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Biology toolbox: connecting nutrient cycling to animal conservation

What's the role of animals in nutrient cycling? In this article, Dr. Rachel Hope discusses the vital role of animals in this aspect of ecosystems.
Vultures having lunch
© Rachel Hope

How do animals fit into nutrient cycling?

We have already seen that microbes like bacteria and fungi can play a key role in influencing the flow of energy and matter through an ecosystem. In addition to these microorganisms, we know that larger organisms like plants and animals are important in nutrient cycling too.
Animal species play a vital role in cycling nutrients through our ecosystems globally, whether in terrestrial or aquatic ecosystems. This can occur either within a single habitat, or these nutrients can be translocated across habitats or ecosystems. Animals can feed in one area and then migrate to new sites. They carry nutrients into new areas by depositing faeces and urine in the environment, and ultimately when these animals die their decomposing bodies also become a source of nutrients.
One group of organisms key to nutrient cycling in aquatic environments is cetaceans. Our oceans previously contained around 10 times as many whales as they do at present, but extensive hunting over the last 300 years has caused vast declines in their populations of between 60 to 90%. A recent study looked at the movement of phosphorus, a nutrient that is vital for plant growth. They discovered that whales are only able to cycle approximately 20% of the phosphorus that populations moved prior to this period of intense hunting and decline. Easily accessible stocks of phosphorus, commonly used in agricultural fertilisers, may run out in the next 50 years. Therefore restoring populations of large animals, including whales, could help to increase global stocks of phosphorus that are available in the future.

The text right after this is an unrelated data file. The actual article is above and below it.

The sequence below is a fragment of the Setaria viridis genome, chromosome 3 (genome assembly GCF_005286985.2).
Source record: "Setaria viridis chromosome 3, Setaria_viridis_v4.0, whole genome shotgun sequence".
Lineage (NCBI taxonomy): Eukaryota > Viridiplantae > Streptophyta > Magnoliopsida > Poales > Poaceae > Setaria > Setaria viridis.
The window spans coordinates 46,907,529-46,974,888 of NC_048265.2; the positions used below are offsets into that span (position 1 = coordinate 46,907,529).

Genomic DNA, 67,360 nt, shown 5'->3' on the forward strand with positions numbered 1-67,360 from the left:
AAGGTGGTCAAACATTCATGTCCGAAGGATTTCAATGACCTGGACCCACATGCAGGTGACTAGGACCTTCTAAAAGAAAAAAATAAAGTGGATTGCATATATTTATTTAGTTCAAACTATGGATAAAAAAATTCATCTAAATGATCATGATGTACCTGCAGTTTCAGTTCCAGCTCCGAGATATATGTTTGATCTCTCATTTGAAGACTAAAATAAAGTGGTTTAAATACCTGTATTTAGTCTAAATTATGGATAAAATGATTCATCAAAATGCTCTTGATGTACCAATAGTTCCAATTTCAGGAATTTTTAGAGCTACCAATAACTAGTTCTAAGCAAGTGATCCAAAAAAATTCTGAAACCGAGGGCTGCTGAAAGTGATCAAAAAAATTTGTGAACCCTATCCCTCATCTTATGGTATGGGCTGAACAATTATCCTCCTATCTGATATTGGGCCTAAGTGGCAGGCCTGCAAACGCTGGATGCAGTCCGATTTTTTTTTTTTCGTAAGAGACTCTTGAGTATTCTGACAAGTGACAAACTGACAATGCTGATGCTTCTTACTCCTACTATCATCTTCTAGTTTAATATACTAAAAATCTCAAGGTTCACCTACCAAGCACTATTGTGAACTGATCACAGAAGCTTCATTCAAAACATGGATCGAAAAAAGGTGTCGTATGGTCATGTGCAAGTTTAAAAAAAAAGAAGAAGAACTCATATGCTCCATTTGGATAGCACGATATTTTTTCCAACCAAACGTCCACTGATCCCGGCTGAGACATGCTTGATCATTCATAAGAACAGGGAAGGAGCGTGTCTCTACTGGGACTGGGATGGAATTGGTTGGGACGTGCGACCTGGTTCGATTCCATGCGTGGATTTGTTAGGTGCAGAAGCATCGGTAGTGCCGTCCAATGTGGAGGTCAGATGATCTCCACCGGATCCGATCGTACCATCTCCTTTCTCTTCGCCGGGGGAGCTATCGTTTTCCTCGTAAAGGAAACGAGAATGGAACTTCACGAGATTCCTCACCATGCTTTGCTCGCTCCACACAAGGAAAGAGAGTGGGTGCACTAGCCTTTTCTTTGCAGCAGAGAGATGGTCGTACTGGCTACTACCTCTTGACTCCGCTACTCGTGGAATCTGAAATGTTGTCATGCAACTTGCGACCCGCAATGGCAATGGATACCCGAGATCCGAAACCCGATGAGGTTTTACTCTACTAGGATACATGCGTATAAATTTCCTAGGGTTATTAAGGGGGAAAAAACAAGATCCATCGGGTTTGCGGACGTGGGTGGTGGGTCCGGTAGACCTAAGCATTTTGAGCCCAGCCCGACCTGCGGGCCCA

A focus on decomposition

On land a range of animals are involved in nutrient cycling and decomposition. By examining the decomposition of carrion (the remains of dead animals) we can answer questions about decomposition rates and ecosystem functioning to help manage and conserve natural environments more effectively. Using forensics to investigate carrion decomposition can also help us to work out unexplained animal deaths, such as those that may have been hunted or poisoned.
In addition to microorganisms, the decomposition of carrion occurs via the actions of invertebrates like flies and beetles, and large scavengers like raccoons and vultures. We see these organisms act in a sequential manner, all with different roles in the decomposition of the body. The protein and carbohydrates in animal tissue are used by bacteria to grow and multiply. This process results in the generation of a range of chemicals that leads to a putrid odour and can attract invertebrates to the remains. First to arrive are carrion flies (Diptera), colonising dead animals within minutes due to their acute sense of smell. Beetles, such as carrion beetles (Coleoptera: Silphidae) and rove beetles (Coleoptera: Staphylinidae) are the next group of invertebrates to arrive. Both beetles and flies lay their eggs on the carcass and their offspring (grubs and larvae respectively) feed on the decaying flesh. Other beetles may then visit the carcass to feed on fly larvae, and so we can see that multiple trophic levels are involved in this food web.
When larger vertebrates feed on the carrion they commonly scavenge larger pieces of tissue. They obtain nutritional value from this, use it for respiration and excrete the remainder. The nutrients are then cycled back into the environment via their faeces. The vertebrate decomposers, such as vultures, often eat and distribute other tissues that invertebrates and microbes struggle to break down, such as cartilage, bone and hair. Vultures are an organism of conservation concern globally. Scientists at the University of York are looking into how vultures move, feed, and how they can affect communities of bacteria. By investigating how these factors interact we can understand how vultures shape disease transmission in their environment, and also how their movements affect the threats they face.
These examples show us how the movement of animals, whether aquatic or terrestrial, is a key component of nutrient cycles. Furthermore, we can see that the conservation of large animals and scavengers must be an important focus in order to allow for the efficient transfer of nutrients through natural systems.
© Rachel Hope
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